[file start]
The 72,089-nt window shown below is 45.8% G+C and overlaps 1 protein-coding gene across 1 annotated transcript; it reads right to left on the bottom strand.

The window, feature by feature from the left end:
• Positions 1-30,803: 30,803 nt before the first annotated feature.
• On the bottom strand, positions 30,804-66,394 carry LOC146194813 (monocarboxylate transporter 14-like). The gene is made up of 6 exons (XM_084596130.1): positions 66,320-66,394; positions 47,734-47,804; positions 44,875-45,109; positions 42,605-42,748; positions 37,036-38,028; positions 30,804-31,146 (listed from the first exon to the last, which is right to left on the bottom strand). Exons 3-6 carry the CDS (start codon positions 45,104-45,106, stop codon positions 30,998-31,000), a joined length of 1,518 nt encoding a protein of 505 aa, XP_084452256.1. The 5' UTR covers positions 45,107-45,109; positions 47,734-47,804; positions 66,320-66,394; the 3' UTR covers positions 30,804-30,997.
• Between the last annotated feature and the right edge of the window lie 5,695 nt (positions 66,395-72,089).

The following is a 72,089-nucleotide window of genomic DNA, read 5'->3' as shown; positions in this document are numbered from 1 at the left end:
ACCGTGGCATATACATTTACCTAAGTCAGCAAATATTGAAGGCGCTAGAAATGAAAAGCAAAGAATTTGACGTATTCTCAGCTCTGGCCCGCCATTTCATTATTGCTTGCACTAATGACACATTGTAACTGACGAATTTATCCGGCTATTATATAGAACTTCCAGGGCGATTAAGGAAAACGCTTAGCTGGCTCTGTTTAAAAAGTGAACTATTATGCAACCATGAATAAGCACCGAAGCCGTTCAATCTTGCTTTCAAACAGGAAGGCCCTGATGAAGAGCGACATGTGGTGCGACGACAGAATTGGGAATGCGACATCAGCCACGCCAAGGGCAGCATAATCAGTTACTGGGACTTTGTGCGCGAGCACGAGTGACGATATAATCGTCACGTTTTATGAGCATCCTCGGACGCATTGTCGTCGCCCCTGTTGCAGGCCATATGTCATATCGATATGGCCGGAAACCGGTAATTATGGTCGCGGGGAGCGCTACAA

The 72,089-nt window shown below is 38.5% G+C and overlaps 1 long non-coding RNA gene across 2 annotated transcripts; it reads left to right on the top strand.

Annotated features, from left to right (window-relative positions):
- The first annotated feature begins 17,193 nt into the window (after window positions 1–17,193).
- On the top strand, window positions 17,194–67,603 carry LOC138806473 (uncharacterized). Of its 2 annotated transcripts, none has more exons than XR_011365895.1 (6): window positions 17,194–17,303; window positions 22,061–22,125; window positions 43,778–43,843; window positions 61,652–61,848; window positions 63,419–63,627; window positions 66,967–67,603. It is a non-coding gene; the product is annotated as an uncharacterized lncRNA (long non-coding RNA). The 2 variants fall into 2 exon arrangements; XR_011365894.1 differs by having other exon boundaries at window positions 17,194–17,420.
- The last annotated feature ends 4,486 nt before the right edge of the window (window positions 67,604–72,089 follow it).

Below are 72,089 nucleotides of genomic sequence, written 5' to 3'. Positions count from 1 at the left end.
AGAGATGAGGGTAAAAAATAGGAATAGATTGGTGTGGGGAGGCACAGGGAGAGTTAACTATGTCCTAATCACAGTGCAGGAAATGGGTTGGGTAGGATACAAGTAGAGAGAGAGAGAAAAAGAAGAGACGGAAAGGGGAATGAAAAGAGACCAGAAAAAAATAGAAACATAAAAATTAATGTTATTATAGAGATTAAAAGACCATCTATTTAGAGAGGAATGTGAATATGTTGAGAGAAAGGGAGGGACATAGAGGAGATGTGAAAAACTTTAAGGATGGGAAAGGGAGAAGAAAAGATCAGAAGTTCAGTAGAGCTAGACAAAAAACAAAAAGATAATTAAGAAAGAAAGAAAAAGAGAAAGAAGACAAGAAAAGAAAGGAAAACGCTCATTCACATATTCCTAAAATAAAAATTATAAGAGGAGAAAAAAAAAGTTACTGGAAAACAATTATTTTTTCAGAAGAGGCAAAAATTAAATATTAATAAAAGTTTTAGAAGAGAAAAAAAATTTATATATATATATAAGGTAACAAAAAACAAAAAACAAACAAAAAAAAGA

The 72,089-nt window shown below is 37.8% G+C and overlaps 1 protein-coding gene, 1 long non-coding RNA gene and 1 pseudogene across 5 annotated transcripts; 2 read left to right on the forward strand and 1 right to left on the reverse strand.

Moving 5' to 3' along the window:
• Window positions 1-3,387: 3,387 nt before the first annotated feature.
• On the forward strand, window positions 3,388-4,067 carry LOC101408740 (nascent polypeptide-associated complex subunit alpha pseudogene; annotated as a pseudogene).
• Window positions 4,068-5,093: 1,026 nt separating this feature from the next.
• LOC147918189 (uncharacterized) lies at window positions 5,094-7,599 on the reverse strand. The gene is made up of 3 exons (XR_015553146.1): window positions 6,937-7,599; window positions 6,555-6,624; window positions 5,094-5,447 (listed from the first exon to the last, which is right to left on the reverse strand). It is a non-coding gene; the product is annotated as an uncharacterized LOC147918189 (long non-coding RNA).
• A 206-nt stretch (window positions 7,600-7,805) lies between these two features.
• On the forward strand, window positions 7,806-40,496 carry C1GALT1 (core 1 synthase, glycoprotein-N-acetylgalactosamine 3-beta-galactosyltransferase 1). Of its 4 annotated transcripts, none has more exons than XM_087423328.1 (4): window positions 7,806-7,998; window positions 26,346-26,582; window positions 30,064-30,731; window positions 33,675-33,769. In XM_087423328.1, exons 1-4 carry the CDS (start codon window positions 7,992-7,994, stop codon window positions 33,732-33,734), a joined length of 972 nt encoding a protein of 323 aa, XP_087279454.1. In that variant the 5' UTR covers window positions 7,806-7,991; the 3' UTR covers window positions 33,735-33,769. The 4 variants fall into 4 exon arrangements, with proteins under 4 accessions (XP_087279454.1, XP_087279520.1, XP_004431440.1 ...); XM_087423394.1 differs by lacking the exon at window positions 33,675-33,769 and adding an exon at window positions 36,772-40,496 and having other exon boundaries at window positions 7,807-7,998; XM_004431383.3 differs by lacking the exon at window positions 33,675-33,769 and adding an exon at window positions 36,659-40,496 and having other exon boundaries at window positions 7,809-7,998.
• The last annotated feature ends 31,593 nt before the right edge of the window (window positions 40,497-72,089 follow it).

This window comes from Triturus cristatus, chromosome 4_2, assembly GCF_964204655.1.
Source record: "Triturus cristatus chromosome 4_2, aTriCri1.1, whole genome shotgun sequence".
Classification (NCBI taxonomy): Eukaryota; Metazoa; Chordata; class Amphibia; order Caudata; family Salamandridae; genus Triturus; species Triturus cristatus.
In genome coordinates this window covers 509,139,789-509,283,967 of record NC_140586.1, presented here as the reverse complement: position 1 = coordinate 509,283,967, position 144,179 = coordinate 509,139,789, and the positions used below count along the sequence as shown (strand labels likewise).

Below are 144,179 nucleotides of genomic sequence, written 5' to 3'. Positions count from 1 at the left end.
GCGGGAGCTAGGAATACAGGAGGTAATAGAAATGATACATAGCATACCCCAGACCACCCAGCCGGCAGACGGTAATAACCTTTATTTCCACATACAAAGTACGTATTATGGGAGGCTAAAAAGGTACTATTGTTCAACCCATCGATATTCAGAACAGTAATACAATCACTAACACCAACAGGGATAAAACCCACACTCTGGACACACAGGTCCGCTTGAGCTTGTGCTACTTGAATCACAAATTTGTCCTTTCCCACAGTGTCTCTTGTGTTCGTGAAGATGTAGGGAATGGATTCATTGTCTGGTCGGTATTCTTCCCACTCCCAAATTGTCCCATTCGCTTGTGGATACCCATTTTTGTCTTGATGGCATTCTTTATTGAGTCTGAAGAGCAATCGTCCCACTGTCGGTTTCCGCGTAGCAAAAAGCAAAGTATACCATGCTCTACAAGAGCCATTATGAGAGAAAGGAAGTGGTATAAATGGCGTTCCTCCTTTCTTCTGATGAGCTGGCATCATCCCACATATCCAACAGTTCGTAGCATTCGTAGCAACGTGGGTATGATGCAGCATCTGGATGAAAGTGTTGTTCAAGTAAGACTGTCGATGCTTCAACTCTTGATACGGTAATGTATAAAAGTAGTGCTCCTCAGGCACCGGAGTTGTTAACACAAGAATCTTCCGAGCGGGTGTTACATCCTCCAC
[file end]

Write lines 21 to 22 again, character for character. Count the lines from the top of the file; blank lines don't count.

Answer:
• A 206-nt stretch (window positions 7,600-7,805) lies between these two features.
• On the forward strand, window positions 7,806-40,496 carry C1GALT1 (core 1 synthase, glycoprotein-N-acetylgalactosamine 3-beta-galactosyltransferase 1). Of its 4 annotated transcripts, none has more exons than XM_087423328.1 (4): window positions 7,806-7,998; window positions 26,346-26,582; window positions 30,064-30,731; window positions 33,675-33,769. In XM_087423328.1, exons 1-4 carry the CDS (start codon window positions 7,992-7,994, stop codon window positions 33,732-33,734), a joined length of 972 nt encoding a protein of 323 aa, XP_087279454.1. In that variant the 5' UTR covers window positions 7,806-7,991; the 3' UTR covers window positions 33,735-33,769. The 4 variants fall into 4 exon arrangements, with proteins under 4 accessions (XP_087279454.1, XP_087279520.1, XP_004431440.1 ...); XM_087423394.1 differs by lacking the exon at window positions 33,675-33,769 and adding an exon at window positions 36,772-40,496 and having other exon boundaries at window positions 7,807-7,998; XM_004431383.3 differs by lacking the exon at window positions 33,675-33,769 and adding an exon at window positions 36,659-40,496 and having other exon boundaries at window positions 7,809-7,998.